Often when we're putting together our season preview, we look back at how we did things in previous years. And in trying to come up with some clever way to announce Connecticut sophomore Maya Moore as ESPN.com's preseason player of the year (well, there you have it), we glanced at our story on the same subject for last season.
And then it came to us. The torch is being passed from a two-time champion superstar to a budding star loaded with similar high expectations. And like Candace Parker, our player of the year the past two seasons, Moore might be poised to take the same path as Parker: leading her storied program back to the promised land in just her second season.
"Quite simply," ESPN.com's Charlie Creme writes, "Moore is the best player on the best team and is the chief reason the Huskies are considered the clear-cut preseason No. 1.
And just like UConn, Moore was a unanimous pick among the five women's basketball contributors at ESPN.com. The 6-foot wing averaged 17.8 points, 7.6 rebounds, 3.1 assists, 1.7 steals, 1.6 blocks and 29.5 minutes last season, and shot 54.3 percent from the field, 42 percent from 3-point range (73 of 174) and 74 percent at the free throw line. Her 678 points were just 16 short of Kara Wolters' UConn single-season record. Moore, who helped lead the Huskies to the national semifinals, also became the first freshman in Big East men's and women's history to win league player of the year honors. She was the first UConn frosh to be named a State Farm and AP first-team All-American. In fact, she was just the second freshman in history to earn the AP accolade.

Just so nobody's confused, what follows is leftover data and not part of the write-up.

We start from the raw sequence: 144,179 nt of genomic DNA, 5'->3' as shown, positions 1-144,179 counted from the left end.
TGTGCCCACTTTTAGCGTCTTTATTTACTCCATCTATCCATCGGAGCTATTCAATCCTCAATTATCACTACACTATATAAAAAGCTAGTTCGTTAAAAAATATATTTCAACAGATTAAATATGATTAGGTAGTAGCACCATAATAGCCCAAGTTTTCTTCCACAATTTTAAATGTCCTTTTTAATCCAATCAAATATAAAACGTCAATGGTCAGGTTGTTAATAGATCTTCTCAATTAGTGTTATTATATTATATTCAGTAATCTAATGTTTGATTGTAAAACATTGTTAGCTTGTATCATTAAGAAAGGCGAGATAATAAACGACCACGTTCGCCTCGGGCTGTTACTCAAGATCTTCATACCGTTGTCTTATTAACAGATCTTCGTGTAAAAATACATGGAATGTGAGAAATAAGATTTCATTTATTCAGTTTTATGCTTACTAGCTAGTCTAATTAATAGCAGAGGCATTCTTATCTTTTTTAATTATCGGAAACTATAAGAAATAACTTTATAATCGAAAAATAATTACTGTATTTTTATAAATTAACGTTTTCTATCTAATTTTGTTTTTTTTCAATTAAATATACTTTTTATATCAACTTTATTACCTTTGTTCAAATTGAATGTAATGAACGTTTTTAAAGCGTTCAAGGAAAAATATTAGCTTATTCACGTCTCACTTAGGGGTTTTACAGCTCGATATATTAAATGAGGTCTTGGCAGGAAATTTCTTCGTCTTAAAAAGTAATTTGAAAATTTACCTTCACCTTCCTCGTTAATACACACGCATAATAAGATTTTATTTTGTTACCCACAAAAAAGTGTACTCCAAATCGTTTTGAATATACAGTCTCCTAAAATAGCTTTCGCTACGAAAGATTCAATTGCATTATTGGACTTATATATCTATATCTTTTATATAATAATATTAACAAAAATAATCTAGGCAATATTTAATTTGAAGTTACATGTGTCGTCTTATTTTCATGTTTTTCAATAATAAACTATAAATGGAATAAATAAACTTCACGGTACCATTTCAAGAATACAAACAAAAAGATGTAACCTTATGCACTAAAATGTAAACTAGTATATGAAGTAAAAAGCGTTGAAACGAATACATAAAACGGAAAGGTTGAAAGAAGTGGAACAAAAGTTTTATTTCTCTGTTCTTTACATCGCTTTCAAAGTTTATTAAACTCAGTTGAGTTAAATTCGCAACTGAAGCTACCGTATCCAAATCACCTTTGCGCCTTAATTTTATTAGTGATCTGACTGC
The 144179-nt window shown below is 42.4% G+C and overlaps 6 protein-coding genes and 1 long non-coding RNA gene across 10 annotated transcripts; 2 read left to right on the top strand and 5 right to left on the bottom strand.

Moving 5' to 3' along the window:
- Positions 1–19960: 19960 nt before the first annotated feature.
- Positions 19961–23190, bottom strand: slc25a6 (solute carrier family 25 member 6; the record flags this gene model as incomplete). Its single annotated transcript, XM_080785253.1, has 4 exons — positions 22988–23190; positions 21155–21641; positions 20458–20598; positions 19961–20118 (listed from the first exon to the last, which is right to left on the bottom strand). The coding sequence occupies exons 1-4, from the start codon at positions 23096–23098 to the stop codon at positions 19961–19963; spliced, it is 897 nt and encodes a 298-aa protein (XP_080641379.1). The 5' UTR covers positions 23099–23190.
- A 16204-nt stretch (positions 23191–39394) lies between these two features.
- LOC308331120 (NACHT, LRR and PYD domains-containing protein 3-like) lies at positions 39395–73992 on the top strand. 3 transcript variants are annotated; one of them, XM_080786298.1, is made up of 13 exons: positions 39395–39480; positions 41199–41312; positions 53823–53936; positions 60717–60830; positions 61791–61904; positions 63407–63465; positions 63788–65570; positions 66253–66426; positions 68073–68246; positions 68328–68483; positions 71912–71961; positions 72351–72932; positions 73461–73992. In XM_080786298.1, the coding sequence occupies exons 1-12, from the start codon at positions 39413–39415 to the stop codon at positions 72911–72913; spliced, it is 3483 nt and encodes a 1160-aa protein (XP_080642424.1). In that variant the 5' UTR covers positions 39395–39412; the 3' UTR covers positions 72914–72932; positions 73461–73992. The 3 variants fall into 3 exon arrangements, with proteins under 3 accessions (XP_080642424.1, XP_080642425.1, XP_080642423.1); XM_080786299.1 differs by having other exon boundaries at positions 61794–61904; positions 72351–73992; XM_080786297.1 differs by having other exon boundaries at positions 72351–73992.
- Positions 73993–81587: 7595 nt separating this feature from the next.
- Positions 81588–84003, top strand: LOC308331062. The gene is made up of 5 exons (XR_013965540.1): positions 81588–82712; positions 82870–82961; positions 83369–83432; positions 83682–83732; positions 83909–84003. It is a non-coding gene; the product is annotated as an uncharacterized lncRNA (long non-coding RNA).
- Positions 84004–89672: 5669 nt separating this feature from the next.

"Last year, Moore played with poise well beyond what could be expected even from a superstar rookie," Mechelle Voepel writes. "Now, she has that season of experience and just a little extra fire from falling short of a national title. Plus, UConn's personnel should allow her to be an even more difficult matchup problem for any opponent."
Although her game appears effortless, Moore regularly puts out more effort than anybody else on the court ("She understands the best actually work the hardest," Voepel continues). Yet, Creme notes, she "can dominate without removing herself from the team concept."
Beth Mowins appreciates that humility, too.
"Moore is motivated, ambitious, humble and a hard worker," she said. "Moore is a polished performer with strong fundamentals on both ends of the court, a proven scorer on the perimeter and in transition and is improving her defensive skills."
Only time will tell, but we're betting Graham Hays is on to something:
"Moore has the potential to stand with the best ever by the time she's done."
Still, perhaps the highest compliment bestowed on Moore came from her coach, as detailed by Voepel in a column earlier this week:
Coach Geno Auriemma, famous for coming up with funny barbs about everybody -- and lots of them if you're a barb-magnet -- seems rather devoid of quips about Moore.
"I think the possibilities for a player like that are somewhat limitless," he said, "because she is a really good passer, a great shooter and she has tremendous pride. Her work ethic is phenomenal."
ESPN.com women's basketball editor Melanie Jackson and columnists Graham Hays, Mechelle Voepel, Charlie Creme and Beth Mowins contributed to this report.